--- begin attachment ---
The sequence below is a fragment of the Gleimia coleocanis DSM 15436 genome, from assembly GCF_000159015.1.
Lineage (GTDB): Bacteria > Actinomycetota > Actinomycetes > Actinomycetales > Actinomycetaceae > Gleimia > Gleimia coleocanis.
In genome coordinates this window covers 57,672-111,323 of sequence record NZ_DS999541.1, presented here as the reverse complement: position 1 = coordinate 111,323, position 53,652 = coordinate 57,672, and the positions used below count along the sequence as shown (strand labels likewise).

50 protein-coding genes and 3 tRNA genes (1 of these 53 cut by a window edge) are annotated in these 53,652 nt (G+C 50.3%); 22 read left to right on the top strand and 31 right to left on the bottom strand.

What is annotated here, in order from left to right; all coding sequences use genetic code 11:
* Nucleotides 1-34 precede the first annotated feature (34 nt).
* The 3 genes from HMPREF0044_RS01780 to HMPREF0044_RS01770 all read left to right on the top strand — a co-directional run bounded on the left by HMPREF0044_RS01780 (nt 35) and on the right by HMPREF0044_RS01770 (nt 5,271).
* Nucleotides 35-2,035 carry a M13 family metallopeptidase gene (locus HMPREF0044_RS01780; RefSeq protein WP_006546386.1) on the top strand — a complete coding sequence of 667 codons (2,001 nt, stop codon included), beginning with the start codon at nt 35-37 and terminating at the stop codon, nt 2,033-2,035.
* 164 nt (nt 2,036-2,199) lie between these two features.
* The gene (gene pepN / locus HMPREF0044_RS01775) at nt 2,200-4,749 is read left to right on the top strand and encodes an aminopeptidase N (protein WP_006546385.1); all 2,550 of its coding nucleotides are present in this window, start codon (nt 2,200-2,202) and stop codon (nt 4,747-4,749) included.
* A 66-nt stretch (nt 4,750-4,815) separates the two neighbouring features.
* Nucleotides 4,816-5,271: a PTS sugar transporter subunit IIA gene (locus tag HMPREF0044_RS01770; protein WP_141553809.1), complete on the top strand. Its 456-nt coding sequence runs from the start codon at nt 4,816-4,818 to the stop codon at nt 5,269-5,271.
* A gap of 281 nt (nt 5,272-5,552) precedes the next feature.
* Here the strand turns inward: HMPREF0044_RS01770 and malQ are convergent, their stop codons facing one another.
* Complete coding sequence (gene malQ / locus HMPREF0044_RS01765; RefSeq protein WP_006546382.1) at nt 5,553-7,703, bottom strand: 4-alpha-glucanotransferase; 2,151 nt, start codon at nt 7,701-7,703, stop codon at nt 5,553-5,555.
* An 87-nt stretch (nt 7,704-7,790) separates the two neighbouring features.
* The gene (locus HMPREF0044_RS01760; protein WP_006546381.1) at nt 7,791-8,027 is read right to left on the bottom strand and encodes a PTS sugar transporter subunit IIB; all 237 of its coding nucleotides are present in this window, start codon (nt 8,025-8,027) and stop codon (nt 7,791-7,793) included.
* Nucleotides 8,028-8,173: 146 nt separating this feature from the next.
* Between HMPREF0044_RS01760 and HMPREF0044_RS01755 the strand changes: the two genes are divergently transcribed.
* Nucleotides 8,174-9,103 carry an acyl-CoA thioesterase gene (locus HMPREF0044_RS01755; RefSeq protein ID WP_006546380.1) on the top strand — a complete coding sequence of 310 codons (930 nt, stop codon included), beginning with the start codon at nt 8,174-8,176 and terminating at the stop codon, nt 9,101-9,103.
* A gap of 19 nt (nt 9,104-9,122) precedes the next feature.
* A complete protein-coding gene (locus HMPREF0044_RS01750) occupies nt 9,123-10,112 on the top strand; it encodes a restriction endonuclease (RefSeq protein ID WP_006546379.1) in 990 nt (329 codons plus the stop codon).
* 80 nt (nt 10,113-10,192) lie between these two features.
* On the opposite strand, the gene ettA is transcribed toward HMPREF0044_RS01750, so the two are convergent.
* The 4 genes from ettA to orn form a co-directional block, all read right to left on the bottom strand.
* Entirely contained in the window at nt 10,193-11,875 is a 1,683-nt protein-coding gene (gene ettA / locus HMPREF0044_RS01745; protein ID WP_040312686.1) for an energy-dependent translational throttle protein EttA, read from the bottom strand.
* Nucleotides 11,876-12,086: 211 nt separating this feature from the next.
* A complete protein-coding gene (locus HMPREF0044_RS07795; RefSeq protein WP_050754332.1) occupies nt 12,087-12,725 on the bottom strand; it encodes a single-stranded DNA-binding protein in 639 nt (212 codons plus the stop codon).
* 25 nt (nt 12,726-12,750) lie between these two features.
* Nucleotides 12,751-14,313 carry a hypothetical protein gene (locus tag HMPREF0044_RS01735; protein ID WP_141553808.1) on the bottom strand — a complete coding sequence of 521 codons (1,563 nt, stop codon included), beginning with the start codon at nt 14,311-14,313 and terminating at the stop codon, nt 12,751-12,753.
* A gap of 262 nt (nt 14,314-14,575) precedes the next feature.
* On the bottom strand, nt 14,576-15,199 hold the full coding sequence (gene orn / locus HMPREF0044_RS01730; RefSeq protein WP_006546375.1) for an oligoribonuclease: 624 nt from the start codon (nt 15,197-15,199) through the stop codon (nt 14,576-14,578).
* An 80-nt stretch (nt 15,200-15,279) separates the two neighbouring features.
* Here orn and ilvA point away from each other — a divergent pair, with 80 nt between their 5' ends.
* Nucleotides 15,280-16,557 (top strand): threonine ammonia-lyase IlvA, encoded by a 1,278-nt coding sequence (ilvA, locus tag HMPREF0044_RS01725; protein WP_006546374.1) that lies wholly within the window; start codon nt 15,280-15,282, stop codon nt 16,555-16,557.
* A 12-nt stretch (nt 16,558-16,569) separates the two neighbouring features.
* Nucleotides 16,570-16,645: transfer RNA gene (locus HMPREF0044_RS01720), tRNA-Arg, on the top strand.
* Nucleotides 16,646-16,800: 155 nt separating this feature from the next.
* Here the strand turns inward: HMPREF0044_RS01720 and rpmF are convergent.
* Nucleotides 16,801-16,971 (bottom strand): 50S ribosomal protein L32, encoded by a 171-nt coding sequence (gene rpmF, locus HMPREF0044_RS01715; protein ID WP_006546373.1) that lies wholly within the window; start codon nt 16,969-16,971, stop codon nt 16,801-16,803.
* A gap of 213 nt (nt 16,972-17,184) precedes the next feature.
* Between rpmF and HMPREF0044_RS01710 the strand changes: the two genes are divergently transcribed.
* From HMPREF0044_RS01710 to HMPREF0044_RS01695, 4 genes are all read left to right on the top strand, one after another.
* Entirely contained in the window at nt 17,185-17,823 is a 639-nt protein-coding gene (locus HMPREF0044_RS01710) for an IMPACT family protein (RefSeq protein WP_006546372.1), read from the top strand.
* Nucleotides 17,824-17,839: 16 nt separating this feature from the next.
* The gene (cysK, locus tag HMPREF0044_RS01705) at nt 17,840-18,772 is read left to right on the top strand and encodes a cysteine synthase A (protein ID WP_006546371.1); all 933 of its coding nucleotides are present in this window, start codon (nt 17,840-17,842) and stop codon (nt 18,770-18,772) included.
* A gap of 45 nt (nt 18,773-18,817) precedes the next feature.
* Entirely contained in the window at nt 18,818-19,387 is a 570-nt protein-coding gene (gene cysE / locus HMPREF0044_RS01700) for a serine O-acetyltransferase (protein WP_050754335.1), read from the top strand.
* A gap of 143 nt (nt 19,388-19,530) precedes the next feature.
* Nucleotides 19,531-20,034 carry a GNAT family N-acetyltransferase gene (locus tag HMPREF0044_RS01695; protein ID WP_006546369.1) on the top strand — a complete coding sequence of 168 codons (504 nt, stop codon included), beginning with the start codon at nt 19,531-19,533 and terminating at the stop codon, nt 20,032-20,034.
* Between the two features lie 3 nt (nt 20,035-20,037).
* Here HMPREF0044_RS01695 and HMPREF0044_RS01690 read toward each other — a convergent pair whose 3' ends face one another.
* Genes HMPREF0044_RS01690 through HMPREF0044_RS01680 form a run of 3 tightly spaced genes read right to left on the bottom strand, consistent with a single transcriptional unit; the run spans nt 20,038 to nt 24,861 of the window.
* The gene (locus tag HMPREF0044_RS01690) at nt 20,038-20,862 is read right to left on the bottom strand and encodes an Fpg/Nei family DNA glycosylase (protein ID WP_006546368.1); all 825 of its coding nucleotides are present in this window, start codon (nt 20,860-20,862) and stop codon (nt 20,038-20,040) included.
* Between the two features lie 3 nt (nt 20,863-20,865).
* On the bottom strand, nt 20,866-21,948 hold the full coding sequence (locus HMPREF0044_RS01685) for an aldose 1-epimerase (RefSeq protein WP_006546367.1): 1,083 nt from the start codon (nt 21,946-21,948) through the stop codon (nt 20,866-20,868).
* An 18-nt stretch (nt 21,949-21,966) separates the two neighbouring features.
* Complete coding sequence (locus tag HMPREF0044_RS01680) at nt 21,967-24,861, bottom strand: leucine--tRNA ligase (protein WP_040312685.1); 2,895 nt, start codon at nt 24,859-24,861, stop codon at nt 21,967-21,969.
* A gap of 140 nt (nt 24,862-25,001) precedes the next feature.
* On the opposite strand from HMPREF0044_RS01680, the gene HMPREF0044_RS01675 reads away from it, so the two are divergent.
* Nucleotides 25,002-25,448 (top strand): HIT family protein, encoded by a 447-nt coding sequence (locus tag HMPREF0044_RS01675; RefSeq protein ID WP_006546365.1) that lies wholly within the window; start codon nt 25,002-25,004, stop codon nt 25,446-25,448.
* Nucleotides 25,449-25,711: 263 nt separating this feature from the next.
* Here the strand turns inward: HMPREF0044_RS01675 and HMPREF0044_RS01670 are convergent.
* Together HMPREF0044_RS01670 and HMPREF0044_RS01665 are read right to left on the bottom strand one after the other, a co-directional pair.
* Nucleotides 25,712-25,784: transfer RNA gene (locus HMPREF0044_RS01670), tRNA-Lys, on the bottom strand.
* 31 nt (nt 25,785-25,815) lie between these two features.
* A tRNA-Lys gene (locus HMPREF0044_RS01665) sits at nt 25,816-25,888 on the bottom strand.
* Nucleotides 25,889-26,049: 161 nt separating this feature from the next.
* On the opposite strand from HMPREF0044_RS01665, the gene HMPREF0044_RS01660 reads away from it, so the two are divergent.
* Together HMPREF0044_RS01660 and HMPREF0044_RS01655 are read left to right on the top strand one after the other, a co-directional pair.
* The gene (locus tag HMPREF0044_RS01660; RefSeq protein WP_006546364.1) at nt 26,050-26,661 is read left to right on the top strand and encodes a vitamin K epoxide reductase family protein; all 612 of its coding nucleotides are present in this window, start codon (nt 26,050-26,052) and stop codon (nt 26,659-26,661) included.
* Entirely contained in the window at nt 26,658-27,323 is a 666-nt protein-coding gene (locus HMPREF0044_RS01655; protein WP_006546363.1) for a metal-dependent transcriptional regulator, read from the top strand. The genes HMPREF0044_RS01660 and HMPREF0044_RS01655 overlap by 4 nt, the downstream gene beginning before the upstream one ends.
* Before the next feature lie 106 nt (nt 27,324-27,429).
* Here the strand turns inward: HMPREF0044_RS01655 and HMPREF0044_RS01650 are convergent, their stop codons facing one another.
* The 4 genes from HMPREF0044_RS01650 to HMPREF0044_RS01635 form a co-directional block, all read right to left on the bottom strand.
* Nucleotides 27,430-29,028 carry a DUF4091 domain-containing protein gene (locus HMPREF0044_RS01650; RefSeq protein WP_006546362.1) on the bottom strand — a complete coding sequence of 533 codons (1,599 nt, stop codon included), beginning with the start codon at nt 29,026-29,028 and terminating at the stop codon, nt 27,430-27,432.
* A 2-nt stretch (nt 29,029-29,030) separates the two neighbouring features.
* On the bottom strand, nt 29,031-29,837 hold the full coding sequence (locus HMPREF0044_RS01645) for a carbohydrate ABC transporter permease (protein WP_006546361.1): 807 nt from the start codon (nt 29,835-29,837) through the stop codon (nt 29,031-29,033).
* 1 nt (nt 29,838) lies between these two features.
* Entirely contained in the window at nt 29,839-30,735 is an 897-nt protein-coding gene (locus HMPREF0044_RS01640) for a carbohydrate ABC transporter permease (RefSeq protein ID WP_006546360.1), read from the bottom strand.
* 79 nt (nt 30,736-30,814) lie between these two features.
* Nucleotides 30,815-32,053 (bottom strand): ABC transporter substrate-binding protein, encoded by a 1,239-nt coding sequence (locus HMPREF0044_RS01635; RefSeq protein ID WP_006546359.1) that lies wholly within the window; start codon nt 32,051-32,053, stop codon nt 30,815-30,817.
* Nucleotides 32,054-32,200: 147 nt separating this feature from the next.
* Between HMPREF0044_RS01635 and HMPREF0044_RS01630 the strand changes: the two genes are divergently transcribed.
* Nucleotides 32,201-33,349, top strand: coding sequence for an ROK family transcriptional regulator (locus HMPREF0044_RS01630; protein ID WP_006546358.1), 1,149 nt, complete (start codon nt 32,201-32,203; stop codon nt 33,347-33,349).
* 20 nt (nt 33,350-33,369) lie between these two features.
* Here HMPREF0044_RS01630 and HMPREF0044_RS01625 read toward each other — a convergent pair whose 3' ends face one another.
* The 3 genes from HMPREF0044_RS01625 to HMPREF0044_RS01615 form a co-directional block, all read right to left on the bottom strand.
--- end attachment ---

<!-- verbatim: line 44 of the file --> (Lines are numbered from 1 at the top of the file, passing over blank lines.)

* Entirely contained in the window at nt 17,185-17,823 is a 639-nt protein-coding gene (locus HMPREF0044_RS01710) for an IMPACT family protein (RefSeq protein WP_006546372.1), read from the top strand.